On Wednesday, Fox News gave Rep. Andy Biggs (R-AZ) a platform to spout complete fabrications about the purported censorship of conservatives on social media.
Biggs’ interview came the morning after House Republicans held their second public hearing to browbeat Facebook, Google, and Twitter about their alleged censorship of conservatives — allegations that are not supported by data.
Fox News host Sandra Smith framed the issue as a matter of opinion, and asked Biggs, “In your view, is there censorship of conservatives when it comes to these social media companies?”
Biggs replied in the affirmative.
“I think there is and I think there is ample evidence,” Biggs said. “I think of someplace like Western Journal that was growing month over month for quite some time, and the algorithms changed and then all of the sudden, the flow of visitor traffic is put to nothing. I think of Marsha Blackburn who has had to have her website taken down because the purveyors of social media said it was too controversial because she had a pro-life stance. It’s one after another after another, and it’s often related directly to the algorithm that got changed.”
But the question of whether or not conservatives are being censored on social media is a matter of fact, not opinion. And it is simply not the case that conservative voices are being targeted.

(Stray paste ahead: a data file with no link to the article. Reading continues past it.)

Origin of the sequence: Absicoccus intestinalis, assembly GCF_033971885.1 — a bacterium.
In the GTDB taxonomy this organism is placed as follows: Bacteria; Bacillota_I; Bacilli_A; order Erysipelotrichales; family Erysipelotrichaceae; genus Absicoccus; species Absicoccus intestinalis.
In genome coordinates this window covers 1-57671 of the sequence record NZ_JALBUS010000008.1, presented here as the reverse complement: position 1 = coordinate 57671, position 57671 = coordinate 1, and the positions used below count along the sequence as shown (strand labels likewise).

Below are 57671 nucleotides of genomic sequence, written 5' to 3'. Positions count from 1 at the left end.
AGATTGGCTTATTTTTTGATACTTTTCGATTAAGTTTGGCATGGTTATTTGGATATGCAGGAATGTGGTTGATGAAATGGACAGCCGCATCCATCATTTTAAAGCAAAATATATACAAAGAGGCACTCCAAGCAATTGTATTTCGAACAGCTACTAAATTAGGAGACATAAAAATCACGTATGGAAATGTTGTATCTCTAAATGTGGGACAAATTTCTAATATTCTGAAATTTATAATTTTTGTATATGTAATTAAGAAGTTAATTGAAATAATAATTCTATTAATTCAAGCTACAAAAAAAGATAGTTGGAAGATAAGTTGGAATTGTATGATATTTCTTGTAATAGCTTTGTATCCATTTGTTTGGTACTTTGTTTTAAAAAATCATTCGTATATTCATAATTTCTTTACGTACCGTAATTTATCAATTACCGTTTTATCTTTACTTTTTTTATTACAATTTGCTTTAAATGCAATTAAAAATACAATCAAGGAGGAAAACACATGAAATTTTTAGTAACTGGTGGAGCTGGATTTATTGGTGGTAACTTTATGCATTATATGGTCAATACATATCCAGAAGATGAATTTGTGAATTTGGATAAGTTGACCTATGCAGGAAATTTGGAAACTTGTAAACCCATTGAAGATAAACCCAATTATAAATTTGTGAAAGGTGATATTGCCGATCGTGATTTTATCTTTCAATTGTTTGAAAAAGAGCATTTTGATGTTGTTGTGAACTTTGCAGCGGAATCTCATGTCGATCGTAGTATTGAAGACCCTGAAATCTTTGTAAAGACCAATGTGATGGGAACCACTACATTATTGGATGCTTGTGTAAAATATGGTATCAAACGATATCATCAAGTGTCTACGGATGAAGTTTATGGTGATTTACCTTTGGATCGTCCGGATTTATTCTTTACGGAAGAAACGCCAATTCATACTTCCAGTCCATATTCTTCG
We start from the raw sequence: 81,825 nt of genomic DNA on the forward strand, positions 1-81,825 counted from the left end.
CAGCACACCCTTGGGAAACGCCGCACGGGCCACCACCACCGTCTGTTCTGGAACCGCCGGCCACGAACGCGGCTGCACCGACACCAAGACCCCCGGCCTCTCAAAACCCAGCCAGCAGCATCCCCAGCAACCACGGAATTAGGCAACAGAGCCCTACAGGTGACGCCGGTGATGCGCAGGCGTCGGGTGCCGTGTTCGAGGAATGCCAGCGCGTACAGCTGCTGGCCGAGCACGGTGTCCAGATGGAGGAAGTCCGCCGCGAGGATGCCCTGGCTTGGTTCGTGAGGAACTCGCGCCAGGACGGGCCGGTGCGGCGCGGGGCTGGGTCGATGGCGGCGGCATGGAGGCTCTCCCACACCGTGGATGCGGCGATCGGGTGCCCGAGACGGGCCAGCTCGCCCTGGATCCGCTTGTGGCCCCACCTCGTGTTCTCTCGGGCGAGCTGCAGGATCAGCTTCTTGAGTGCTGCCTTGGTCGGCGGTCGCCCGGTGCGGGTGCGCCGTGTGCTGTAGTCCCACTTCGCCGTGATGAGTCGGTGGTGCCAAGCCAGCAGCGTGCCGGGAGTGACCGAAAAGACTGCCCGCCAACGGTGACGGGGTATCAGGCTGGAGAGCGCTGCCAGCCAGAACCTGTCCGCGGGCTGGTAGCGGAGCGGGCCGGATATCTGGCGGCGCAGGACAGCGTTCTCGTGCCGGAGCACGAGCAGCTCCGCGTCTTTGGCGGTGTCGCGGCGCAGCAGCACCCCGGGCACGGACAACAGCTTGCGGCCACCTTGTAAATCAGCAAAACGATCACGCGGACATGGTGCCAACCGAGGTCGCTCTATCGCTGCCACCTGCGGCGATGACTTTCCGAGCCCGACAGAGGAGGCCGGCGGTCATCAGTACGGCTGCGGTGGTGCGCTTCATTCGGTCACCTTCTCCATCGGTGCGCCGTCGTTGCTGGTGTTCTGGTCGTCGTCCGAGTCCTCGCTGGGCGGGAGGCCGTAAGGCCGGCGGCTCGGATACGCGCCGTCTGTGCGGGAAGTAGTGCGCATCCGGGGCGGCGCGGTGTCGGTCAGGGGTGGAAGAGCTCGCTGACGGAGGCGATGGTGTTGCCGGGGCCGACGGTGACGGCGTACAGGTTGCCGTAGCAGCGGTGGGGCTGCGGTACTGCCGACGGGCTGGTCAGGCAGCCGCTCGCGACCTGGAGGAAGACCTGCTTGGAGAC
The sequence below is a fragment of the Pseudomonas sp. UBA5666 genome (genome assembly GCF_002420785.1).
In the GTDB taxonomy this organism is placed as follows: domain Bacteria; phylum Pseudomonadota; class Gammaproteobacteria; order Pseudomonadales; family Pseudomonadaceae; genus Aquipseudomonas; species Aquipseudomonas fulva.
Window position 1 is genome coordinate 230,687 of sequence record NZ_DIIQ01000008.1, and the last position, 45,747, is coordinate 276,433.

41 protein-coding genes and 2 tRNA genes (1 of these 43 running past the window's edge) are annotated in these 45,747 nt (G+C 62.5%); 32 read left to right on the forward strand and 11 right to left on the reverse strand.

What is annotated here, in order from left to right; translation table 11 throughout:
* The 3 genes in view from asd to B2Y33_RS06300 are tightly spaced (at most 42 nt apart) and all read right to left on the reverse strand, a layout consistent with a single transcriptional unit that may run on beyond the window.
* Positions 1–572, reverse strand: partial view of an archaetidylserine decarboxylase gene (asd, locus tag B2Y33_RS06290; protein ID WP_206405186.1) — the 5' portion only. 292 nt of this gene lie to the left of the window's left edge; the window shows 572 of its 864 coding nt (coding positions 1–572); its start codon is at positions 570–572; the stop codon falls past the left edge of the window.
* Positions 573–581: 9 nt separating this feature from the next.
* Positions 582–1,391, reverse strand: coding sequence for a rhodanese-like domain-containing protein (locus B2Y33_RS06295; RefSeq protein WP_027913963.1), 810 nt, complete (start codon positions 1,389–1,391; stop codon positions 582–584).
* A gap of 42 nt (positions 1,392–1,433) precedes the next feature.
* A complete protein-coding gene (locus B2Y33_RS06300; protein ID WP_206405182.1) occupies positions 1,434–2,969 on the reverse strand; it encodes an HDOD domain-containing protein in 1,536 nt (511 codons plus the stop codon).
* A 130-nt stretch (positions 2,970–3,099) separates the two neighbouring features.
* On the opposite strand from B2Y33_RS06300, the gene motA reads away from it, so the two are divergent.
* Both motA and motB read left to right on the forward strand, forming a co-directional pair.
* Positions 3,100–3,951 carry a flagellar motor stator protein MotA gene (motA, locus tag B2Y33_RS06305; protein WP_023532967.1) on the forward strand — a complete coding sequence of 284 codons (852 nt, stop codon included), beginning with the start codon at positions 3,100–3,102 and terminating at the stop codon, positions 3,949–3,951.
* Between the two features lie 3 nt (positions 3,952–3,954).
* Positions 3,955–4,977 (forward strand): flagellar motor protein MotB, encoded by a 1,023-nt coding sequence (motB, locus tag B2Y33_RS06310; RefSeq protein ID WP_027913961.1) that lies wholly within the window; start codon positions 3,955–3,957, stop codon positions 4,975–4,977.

As ThinkProgress explained while debunking similar censorship claims made by conservative commentators Diamond & Silk, data indicates Facebook has choked off distribution of content for all media outlets and personalities, liberals and conservatives alike.
In fact, from March 2017 to March 2018 — a period of time during which Diamond & Silk claim they were being censored — the pro-Trump duo’s Facebook interactions actually increased. That’s something that can’t be said for many “liberal” pages.
But Biggs’ comments on Fox News reveals how conservative talking points about “censorship” are completely impervious to facts. Even though there is no data to support their allegations, Republicans keep making them anyway.
For instance, during a Fox News interview in May, RNC chair Ronna McDaniel was asked to provide evidence that Facebook is censoring conservative voices. She made her case by citing the Diamond & Silk hoax.
The month before, Rep. Steve King (R-IA) went on CNN and defended using taxpayer dollars to hold a hearing on Diamond & Silk’s censorship claim by citing “data” sent to him by well-known conspiracy website, Gateway Pundit.
When host Chris Cuomo pushed back on King and pointed out that real data does not support his conspiracy, he quickly changed the topic to Hillary Clinton.